Sunset view of Black Butte from the Everitt Memorial Highway.
As you drive north on Interstate 5 just west of Mount Shasta City, drivers are treated to a dramatic, head-on perspective of conical Black Butte. This dusky pyramid draws attention from every driver for a few minutes as they seem to be driving right into the base of the peak. Eventually, the looming bulk of Mount Shasta assumes command of the entire scene and Black Butte becomes almost an afterthought of the giant that rises to the east. It simply pales in comparison to the famous volcano. The same phenomenon takes place when hiking in the Trinity Divide, where epic views of Mount Shasta overwhelm Black Butte and relegate to the status of a subject lying at the foot of its sovereign. Overlooked in favor of the incomparable Mount Shasta, Black Butte is often left hiding in plain sight.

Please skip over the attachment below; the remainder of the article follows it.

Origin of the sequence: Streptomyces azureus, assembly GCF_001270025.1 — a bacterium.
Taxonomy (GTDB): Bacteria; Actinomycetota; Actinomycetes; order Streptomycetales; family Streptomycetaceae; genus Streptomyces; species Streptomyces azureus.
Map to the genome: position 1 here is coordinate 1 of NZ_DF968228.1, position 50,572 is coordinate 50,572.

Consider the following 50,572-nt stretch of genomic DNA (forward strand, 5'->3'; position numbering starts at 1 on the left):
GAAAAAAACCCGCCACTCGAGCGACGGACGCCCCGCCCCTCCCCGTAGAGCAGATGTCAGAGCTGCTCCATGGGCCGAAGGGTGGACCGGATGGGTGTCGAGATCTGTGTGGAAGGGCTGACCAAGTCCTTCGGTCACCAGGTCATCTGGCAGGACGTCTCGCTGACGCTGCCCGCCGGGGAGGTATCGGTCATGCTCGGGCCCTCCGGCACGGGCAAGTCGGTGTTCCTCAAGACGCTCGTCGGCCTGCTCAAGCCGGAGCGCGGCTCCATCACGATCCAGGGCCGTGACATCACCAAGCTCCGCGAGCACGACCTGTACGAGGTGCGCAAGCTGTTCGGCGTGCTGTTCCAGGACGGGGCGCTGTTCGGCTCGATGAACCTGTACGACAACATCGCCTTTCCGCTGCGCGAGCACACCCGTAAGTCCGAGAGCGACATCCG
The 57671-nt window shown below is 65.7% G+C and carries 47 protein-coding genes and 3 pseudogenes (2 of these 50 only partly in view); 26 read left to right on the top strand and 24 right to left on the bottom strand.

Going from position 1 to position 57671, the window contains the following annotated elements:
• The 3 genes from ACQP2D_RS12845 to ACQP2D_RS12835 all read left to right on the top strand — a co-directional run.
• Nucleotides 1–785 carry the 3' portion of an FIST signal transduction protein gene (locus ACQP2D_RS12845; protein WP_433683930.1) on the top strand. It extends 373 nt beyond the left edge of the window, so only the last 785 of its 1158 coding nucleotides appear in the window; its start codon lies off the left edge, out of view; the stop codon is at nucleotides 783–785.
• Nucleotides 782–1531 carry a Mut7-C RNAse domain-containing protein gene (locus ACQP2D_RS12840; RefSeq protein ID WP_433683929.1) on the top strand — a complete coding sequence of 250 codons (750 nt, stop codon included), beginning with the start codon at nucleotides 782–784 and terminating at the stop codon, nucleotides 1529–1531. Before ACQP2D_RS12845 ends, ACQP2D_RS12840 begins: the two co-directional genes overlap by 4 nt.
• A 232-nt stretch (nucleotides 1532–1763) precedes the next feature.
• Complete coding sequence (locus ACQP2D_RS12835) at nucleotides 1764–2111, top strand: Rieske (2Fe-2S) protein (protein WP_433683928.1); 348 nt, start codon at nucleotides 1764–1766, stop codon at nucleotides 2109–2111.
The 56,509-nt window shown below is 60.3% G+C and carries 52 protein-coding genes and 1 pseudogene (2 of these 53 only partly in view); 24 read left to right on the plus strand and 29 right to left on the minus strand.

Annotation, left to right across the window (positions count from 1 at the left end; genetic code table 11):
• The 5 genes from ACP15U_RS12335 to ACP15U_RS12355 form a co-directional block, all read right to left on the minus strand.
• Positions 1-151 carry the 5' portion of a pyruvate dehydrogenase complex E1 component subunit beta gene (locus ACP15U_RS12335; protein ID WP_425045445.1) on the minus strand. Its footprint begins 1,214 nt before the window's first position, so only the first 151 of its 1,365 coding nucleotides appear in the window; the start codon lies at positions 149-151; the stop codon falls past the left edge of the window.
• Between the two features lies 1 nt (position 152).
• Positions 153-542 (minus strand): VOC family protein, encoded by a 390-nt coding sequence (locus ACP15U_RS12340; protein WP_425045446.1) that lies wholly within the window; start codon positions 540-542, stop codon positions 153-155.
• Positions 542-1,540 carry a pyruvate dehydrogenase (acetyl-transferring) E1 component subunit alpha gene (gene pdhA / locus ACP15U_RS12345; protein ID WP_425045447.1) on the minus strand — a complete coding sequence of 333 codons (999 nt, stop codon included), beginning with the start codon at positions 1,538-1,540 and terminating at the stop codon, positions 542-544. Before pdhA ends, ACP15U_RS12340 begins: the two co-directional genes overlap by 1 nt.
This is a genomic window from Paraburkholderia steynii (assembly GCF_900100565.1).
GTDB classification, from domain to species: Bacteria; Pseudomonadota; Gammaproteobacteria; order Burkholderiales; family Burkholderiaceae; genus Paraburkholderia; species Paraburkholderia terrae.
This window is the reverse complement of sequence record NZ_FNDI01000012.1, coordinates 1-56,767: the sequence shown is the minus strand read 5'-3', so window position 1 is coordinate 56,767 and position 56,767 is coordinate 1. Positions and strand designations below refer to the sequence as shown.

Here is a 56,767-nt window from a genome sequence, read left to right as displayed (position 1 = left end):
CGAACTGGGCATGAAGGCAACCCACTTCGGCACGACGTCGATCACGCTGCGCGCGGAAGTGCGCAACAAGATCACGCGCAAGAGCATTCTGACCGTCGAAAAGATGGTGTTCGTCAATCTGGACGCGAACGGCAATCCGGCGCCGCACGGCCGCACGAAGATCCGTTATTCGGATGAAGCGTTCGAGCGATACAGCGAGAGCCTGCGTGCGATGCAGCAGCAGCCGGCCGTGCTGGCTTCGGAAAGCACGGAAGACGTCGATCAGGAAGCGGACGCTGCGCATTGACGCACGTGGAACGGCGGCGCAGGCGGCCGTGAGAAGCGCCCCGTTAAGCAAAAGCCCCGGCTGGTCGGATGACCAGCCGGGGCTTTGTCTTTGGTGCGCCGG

Fortunately, Black Butte remains a striking mountain, compelling in its own beauty and stature. Thrusting up suddenly from the top of a saddle that connects the Klamath Mountains and the Cascades, it is prominently visible from throughout much of central Siskiyou County, whether at the far northern end of the Shasta Valley or from the southern peaks of the Trinity Divide. In the populated areas of southern Siskiyou County, Black Butte is a nearly omnipresent sight. From the south, the mountain is a triangular tower with steep sides culminating in a needle like summit. The mountain presents a somewhat different appearance from the north, with its various eruptive stages more evident and the summit appearing like a small turret shunted off to the side of a more rounded top.